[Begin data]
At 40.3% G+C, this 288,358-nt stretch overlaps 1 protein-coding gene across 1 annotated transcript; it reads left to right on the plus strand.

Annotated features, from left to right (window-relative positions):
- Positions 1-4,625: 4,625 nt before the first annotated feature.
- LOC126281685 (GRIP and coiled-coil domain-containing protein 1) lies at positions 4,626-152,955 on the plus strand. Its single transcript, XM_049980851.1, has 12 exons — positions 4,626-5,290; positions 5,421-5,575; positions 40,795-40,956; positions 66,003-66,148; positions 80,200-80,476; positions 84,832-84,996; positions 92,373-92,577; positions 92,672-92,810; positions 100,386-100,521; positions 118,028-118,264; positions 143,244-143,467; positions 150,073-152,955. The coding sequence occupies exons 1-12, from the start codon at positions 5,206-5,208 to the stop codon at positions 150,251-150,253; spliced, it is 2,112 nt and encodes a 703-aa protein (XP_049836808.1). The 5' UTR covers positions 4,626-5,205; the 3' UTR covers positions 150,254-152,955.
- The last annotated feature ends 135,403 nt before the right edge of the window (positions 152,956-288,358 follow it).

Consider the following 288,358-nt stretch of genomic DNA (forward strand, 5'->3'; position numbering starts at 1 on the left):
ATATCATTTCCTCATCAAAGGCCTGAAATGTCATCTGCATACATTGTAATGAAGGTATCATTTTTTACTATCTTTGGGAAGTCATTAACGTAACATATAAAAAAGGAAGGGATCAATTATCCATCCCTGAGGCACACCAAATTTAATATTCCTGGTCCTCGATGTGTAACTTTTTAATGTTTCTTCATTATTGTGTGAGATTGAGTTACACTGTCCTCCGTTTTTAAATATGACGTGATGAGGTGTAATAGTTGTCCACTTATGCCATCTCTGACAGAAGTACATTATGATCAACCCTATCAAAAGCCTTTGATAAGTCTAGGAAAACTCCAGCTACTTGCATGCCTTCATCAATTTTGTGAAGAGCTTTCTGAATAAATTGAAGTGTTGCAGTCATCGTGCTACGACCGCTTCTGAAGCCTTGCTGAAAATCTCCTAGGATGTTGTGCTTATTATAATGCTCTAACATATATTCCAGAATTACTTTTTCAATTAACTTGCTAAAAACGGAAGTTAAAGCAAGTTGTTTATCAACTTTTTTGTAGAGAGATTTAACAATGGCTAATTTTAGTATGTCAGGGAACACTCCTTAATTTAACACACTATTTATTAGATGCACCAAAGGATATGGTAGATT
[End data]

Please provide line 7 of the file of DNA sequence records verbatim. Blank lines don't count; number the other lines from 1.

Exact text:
ATATCATTTCCTCATCAAAGGCCTGAAATGTCATCTGCATACATTGTAATGAAGGTATCATTTTTTACTATCTTTGGGAAGTCATTAACGTAACATATAAAAAAGGAAGGGATCAATTATCCATCCCTGAGGCACACCAAATTTAATATTCCTGGTCCTCGATGTGTAACTTTTTAATGTTTCTTCATTATTGTGTGAGATTGAGTTACACTGTCCTCCGTTTTTAAATATGACGTGATGAGGTGTAATAGTTGTCCACTTATGCCATCTCTGACAGAAGTACATTATGATCAACCCTATCAAAAGCCTTTGATAAGTCTAGGAAAACTCCAGCTACTTGCATGCCTTCATCAATTTTGTGAAGAGCTTTCTGAATAAATTGAAGTGTTGCAGTCATCGTGCTACGACCGCTTCTGAAGCCTTGCTGAAAATCTCCTAGGATGTTGTGCTTATTATAATGCTCTAACATATATTCCAGAATTACTTTTTCAATTAACTTGCTAAAAACGGAAGTTAAAGCAAGTTGTTTATCAACTTTTTTGTAGAGAGATTTAACAATGGCTAATTTTAGTATGTCAGGGAACACTCCTTAATTTAACACACTATTTATTAGATGCACCAAAGGATATGGTAGATT